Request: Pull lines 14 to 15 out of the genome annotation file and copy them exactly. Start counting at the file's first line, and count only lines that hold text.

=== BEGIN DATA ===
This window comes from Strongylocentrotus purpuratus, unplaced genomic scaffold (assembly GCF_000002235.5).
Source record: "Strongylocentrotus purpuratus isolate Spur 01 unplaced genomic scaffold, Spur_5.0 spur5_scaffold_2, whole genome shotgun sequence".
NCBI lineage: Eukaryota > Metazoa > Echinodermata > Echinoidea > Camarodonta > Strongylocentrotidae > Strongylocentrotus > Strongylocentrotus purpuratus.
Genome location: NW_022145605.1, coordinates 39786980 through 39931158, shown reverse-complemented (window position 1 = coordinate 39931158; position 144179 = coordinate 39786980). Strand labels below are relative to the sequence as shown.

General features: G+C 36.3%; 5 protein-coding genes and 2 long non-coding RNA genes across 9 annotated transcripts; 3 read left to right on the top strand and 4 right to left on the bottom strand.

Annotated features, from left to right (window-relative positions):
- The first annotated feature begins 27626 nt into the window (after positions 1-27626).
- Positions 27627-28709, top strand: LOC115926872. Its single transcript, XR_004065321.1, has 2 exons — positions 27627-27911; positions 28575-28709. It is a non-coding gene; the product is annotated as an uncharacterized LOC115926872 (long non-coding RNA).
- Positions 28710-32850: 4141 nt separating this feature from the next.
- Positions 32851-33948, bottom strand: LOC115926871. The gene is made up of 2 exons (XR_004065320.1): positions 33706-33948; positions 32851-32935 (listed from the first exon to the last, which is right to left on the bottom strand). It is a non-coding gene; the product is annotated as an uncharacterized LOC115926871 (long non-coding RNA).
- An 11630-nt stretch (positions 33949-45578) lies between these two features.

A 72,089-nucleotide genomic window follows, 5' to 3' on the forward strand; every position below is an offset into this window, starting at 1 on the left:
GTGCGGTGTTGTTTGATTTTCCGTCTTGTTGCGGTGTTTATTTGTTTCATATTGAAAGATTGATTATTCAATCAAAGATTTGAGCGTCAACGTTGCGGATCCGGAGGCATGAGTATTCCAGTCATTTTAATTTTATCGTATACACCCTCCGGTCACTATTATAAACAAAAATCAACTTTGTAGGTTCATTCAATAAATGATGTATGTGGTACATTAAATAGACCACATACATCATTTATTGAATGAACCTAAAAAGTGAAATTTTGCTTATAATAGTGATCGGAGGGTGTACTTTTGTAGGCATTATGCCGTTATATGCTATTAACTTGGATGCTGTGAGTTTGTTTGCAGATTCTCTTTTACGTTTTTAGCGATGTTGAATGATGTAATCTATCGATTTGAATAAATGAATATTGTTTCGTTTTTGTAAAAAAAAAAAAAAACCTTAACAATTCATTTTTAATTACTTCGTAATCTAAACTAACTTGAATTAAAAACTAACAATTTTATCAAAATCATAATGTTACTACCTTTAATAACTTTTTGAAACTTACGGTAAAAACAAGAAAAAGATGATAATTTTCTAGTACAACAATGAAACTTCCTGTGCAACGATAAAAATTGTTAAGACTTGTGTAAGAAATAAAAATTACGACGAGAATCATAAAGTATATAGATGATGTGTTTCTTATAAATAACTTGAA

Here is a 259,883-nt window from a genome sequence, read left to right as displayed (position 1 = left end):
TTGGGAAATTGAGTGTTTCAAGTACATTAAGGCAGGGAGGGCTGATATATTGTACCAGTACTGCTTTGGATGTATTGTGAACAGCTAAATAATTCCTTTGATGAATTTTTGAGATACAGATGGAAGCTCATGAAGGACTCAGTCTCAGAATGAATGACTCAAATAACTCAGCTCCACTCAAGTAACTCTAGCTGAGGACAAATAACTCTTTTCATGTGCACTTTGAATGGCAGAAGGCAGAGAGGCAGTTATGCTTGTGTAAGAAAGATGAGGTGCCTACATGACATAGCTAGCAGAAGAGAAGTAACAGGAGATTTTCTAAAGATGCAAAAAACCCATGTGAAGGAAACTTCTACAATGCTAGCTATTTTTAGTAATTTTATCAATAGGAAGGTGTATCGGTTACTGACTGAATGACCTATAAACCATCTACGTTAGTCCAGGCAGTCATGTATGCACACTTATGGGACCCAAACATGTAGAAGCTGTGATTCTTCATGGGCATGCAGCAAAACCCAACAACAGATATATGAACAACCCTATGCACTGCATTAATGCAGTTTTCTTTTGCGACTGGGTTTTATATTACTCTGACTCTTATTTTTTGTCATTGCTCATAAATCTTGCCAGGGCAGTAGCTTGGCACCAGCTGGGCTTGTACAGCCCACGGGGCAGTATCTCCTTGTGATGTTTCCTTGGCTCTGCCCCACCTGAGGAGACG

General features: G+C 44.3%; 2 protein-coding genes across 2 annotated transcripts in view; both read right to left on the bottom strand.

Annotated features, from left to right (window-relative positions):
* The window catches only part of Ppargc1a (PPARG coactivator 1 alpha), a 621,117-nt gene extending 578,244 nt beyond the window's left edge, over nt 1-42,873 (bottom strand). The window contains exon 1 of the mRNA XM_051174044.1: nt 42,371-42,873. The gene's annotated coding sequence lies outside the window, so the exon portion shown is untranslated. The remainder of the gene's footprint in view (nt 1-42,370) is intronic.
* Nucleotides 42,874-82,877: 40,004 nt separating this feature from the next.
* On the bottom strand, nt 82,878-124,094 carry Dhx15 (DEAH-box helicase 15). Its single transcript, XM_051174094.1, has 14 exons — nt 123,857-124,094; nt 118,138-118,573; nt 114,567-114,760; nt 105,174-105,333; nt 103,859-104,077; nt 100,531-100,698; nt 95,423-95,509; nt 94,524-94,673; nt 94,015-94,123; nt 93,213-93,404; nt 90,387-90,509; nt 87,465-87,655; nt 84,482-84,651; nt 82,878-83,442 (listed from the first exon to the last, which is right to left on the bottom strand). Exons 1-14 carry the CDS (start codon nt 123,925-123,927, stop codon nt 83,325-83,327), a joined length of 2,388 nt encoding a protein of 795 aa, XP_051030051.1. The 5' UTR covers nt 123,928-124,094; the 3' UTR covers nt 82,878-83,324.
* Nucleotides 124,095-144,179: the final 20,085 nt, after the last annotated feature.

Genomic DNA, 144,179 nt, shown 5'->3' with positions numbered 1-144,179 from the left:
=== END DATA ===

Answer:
Here is a 259,883-nt window from a genome sequence, read left to right as displayed (position 1 = left end):
TTGGGAAATTGAGTGTTTCAAGTACATTAAGGCAGGGAGGGCTGATATATTGTACCAGTACTGCTTTGGATGTATTGTGAACAGCTAAATAATTCCTTTGATGAATTTTTGAGATACAGATGGAAGCTCATGAAGGACTCAGTCTCAGAATGAATGACTCAAATAACTCAGCTCCACTCAAGTAACTCTAGCTGAGGACAAATAACTCTTTTCATGTGCACTTTGAATGGCAGAAGGCAGAGAGGCAGTTATGCTTGTGTAAGAAAGATGAGGTGCCTACATGACATAGCTAGCAGAAGAGAAGTAACAGGAGATTTTCTAAAGATGCAAAAAACCCATGTGAAGGAAACTTCTACAATGCTAGCTATTTTTAGTAATTTTATCAATAGGAAGGTGTATCGGTTACTGACTGAATGACCTATAAACCATCTACGTTAGTCCAGGCAGTCATGTATGCACACTTATGGGACCCAAACATGTAGAAGCTGTGATTCTTCATGGGCATGCAGCAAAACCCAACAACAGATATATGAACAACCCTATGCACTGCATTAATGCAGTTTTCTTTTGCGACTGGGTTTTATATTACTCTGACTCTTATTTTTTGTCATTGCTCATAAATCTTGCCAGGGCAGTAGCTTGGCACCAGCTGGGCTTGTACAGCCCACGGGGCAGTATCTCCTTGTGATGTTTCCTTGGCTCTGCCCCACCTGAGGAGACG